Just like you, playwright William Shakespeare got stuck at home for long periods of time because people were sick. (He lived in England during the 16th and 17th centuries, when the problem was bubonic plague, not the novel coronavirus.) So how did he spend his time? By writing some of the most famous plays ever, including “Macbeth.”
Working on a show might be the perfect remedy to being cut off from friends and normal activities, says Margo Brenner Collins, education director of Adventure Theatre MTC in Rockville, Maryland, and nearby Glen Echo Park.
“Theater lets you connect with people and your thoughts,” she says. Making up stories and acting them out provides an outlet to express your feelings, and it encourages you to collaborate with those around you — with family at home or even friends on a video chat.
Looking for inspiration isn’t hard, says Collins, who suggests writing a one-person monologue from the perspective of a household object. Perhaps focus on your couch, which is getting exhausted from people sitting on it all day long. Or try to rewrite a favorite song by giving it new lyrics. You can also play music and figure out how it makes you want to move.
“It’s not necessarily dance,” Collins says. “You’re telling a story. Where are you? Who are you?”
Being cooped up inside makes it even more important to move, says Christopher Rushing, education director at Arlington’s Synetic Theater, which specializes in physical performances. His favorite activity with students is “Super Serious Animal Yoga.” Stretch and contort your body in a funny way and give it a name, says Rushing, who offers up “T. rex reaching for a spoon” and “giraffe who’s yawning.”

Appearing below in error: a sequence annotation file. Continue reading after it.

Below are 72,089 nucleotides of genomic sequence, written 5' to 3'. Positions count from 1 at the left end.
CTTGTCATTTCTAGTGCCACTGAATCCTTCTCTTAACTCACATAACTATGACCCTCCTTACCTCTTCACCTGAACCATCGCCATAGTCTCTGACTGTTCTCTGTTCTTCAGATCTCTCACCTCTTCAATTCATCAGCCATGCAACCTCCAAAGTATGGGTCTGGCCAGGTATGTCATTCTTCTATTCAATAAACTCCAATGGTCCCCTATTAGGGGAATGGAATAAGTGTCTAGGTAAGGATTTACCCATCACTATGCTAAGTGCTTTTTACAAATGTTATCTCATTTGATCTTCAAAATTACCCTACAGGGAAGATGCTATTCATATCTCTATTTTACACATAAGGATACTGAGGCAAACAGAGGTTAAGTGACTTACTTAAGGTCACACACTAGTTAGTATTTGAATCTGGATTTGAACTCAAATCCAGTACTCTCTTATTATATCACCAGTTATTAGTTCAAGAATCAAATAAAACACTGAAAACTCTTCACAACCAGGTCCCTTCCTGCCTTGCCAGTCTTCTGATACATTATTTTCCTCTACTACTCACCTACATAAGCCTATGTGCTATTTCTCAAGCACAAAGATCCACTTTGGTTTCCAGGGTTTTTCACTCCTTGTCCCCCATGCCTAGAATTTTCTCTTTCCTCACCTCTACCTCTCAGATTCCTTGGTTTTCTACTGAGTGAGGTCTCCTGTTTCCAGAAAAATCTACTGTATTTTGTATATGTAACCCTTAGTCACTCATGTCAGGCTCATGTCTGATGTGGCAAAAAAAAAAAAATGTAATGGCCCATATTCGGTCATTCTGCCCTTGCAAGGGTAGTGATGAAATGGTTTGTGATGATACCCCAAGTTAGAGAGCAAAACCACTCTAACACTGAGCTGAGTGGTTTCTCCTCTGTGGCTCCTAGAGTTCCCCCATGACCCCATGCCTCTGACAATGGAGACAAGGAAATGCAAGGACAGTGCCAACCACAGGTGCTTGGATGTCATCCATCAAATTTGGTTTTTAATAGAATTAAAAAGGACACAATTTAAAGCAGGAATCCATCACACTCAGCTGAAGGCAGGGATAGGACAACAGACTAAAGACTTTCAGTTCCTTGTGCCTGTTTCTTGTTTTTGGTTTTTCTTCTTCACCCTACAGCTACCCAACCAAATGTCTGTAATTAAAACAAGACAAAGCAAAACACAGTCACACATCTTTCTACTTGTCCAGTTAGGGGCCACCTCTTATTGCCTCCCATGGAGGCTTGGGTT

If you have siblings (or willing parents), Rushing says, you could try “Statue in the Garden.” One person is the gardener, everyone else is a statue. While the gardener pretends to water plants and weed — and isn’t looking — the statues can change shape. But when the gardener looks up, they need to freeze into the most interesting pose possible.
“Move the tables and chairs out of the way,” Rushing suggests, before you play “Yes, Let’s,” which helps develop your pantomime skills. One person announces, “Let’s be pirates” (or dentists or popcorn or whatever). Everyone else responds, “Yes, let’s” and does it. Don’t worry if you don’t know exactly how to act out the idea. “The best thing you can do is try. Say ‘yes’ to yourself,” Rushing says.
Experimentation is also the point of “Object Tag,” which is a big hit at programs run by Bethesda’s Imagination Stage, says Joanne Seelig Lamparter, the theater’s director of education.
Pick something you have nearby, for example, a hairbrush. “I take it and show it’s a guitar,” Lamparter says. She can’t say what it is, but she can pretend to pluck the strings. Once someone has guessed correctly, the hairbrush moves on to the next person and maybe transforms into a baseball bat.
If you want something to play with a friend over the phone or a video chat, Lamparter suggests “Alphabet Improv.” Start the first line with the letter “A.” The next person’s response must start with the letter “B.” (“Annie, where did you hide that piece of paper?” “But you didn’t tell me what paper you’re looking for.” And so on.)
“You really need to use your listening skills to keep it going,” Lamparter says.
Whatever you create, Collins says, find a way to perform for others.
“Rally the troops at the end of the work day,” she says. “Part of what makes theater beautiful is sharing it.”